In 1845, Florida joined the United States as a slavery-sanctioning state. It joined the provisional Southern Confederacy government to maintain the oppressive and lucrative institution of slavery, built upon the labor of Black Americans. One farmer’s address to Florida’s territorial legislature in 1823 exemplifies this clearly:
“...our climate forms an insurmountable barrier to the cultivation of our soil by white People whose health sinks under the toils of agriculture in the Sun, for that reason we have no other alternative but either to abandon it or to employ colloured [sic] labourers which must consist of slaves, as the class of Free People of colour is not yet suficiently [sic] numerous to be hired at reduced wages or such as comport with agricultural economy.”
By this account, the sole options for Black Floridians were slavery or abysmal pay. The legacy of slavery and Florida’s economic reliance on exploited labor continues to resonate: domestic workers remain sidelined from basic workplace rights and the state’s service-driven labor force pushes for better pay. Over the years, Black Southerners were denied many opportunities to become economically mobile and build capital, long after the institution of slavery was formally abolished. Today, Florida lawmakers still enable worker exploitation, disempower unions, and undermine local wage and benefits policies. Centuries of history have shown when working people suffer, working people of color often suffer worse and for many generations. While there have been notable exceptions to Florida's anti-worker policies, the Sunshine State — like most places in the South — has a long and storied history of putting employers and their profits first and workers and their power last.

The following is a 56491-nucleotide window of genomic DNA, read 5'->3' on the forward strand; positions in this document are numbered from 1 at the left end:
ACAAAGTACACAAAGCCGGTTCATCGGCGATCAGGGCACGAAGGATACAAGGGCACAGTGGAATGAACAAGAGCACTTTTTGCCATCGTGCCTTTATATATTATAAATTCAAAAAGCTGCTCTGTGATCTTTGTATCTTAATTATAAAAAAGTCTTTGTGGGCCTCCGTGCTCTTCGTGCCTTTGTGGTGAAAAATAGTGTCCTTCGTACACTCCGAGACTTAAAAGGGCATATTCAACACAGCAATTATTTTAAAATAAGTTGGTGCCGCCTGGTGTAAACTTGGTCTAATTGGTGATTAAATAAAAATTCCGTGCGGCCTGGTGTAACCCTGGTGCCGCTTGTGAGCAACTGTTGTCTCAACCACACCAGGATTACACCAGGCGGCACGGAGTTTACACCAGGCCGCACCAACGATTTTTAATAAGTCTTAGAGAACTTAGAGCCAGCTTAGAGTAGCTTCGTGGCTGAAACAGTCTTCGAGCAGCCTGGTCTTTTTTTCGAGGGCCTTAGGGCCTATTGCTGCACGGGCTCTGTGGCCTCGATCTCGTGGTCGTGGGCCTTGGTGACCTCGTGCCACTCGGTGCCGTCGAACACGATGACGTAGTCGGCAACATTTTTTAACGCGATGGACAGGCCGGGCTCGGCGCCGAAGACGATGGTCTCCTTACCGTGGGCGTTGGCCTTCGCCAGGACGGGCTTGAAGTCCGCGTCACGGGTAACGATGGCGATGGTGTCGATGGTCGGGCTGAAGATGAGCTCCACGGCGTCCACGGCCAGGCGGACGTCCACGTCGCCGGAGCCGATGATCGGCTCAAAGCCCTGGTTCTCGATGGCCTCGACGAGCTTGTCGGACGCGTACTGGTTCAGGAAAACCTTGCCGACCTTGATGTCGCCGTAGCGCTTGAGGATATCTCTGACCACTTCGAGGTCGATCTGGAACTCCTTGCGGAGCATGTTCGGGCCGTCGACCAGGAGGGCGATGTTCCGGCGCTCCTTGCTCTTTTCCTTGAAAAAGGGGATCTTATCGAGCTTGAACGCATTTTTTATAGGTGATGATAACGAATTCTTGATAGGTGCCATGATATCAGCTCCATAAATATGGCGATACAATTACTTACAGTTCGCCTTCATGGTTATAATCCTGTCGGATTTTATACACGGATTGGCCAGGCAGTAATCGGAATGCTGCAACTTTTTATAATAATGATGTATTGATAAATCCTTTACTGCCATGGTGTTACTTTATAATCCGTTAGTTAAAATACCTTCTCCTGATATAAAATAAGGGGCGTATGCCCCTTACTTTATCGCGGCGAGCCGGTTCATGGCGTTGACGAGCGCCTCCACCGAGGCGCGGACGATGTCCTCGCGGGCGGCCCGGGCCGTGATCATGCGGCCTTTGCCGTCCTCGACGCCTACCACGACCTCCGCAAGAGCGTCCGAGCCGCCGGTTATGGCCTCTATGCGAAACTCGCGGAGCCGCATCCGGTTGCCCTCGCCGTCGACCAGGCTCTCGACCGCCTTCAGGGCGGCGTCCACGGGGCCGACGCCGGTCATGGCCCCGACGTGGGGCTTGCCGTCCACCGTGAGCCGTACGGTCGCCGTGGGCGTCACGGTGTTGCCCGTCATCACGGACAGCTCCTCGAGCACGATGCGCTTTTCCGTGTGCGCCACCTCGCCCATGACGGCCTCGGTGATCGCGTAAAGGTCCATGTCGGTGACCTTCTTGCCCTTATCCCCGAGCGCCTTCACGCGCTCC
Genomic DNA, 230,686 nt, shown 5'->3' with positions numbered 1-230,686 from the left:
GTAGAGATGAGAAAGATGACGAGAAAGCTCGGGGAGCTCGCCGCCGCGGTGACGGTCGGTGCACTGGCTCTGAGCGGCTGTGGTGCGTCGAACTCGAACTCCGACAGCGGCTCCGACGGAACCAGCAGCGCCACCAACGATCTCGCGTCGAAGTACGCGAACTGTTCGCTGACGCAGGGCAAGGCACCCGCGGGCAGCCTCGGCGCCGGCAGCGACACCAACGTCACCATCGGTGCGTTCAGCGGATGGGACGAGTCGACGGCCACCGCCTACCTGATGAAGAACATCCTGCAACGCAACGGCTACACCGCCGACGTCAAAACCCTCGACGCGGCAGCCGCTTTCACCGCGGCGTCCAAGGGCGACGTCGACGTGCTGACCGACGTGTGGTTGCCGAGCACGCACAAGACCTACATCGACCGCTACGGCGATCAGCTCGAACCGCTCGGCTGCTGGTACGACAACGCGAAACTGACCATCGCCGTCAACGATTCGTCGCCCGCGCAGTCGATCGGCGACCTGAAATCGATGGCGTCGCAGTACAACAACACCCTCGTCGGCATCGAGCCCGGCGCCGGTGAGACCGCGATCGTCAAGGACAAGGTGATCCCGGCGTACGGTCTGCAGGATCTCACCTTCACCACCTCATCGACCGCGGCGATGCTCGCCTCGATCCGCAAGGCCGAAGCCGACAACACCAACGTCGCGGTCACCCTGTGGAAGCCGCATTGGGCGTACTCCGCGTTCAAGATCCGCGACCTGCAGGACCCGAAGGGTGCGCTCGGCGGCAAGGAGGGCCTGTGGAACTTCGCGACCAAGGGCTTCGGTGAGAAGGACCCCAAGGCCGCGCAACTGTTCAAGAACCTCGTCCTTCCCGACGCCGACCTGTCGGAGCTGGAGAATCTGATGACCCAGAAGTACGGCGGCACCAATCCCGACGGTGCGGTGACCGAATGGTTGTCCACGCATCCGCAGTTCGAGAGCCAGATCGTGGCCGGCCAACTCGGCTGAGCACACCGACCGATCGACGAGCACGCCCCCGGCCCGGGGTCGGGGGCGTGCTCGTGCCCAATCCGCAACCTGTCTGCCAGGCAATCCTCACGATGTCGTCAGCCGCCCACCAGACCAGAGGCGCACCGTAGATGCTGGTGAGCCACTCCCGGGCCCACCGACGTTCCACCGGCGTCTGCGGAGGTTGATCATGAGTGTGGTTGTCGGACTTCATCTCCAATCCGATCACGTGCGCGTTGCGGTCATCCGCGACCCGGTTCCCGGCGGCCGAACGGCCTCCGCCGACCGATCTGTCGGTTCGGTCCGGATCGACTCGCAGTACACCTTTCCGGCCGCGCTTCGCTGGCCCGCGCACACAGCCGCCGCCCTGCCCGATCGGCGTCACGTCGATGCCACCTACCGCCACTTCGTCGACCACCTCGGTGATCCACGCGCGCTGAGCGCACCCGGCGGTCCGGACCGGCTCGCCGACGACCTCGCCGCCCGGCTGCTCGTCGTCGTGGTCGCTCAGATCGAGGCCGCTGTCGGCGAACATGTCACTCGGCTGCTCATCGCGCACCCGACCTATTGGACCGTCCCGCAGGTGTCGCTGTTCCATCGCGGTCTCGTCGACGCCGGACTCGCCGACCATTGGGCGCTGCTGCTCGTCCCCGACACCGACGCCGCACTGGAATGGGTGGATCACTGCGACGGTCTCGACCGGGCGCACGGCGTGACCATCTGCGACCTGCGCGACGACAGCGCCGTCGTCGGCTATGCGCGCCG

Image Source: Florida Memory
Image Description: Anita Davis, Leon County NAACP director, and others speak about the hiring of minorities during the Martinez administration, 1987